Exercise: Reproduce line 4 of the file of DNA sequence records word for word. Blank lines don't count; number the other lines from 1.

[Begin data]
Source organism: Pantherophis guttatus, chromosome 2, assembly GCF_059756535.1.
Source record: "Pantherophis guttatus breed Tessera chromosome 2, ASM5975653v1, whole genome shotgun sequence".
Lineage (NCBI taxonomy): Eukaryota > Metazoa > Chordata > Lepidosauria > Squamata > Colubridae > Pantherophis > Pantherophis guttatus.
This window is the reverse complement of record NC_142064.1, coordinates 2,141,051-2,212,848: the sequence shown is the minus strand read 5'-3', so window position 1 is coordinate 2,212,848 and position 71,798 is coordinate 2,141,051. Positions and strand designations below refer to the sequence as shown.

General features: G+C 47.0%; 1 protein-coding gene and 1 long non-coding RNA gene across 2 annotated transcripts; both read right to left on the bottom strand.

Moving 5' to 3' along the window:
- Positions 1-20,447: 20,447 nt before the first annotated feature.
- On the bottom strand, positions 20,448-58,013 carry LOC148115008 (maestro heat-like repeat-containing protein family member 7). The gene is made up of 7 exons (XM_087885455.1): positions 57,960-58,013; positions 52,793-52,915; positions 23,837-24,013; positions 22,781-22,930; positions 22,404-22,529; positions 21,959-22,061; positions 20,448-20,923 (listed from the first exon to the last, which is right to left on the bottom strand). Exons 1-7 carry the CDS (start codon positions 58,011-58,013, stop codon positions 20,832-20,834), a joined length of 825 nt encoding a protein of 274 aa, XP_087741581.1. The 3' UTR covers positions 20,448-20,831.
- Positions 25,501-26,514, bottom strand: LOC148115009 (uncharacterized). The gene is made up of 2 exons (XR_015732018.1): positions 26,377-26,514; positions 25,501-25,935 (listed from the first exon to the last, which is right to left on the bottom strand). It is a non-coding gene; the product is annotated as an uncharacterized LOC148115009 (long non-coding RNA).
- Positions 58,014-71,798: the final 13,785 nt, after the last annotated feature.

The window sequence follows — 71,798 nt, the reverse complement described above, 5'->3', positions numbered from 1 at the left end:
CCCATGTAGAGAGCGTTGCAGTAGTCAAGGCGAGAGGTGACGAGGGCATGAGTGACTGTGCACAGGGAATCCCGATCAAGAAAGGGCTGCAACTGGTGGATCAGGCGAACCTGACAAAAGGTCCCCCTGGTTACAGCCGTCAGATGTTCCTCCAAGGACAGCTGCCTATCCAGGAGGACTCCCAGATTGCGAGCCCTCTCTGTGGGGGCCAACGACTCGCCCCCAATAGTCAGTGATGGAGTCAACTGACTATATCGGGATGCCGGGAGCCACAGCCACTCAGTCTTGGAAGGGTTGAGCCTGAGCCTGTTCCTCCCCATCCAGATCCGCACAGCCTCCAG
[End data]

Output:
This window is the reverse complement of record NC_142064.1, coordinates 2,141,051-2,212,848: the sequence shown is the minus strand read 5'-3', so window position 1 is coordinate 2,212,848 and position 71,798 is coordinate 2,141,051. Positions and strand designations below refer to the sequence as shown.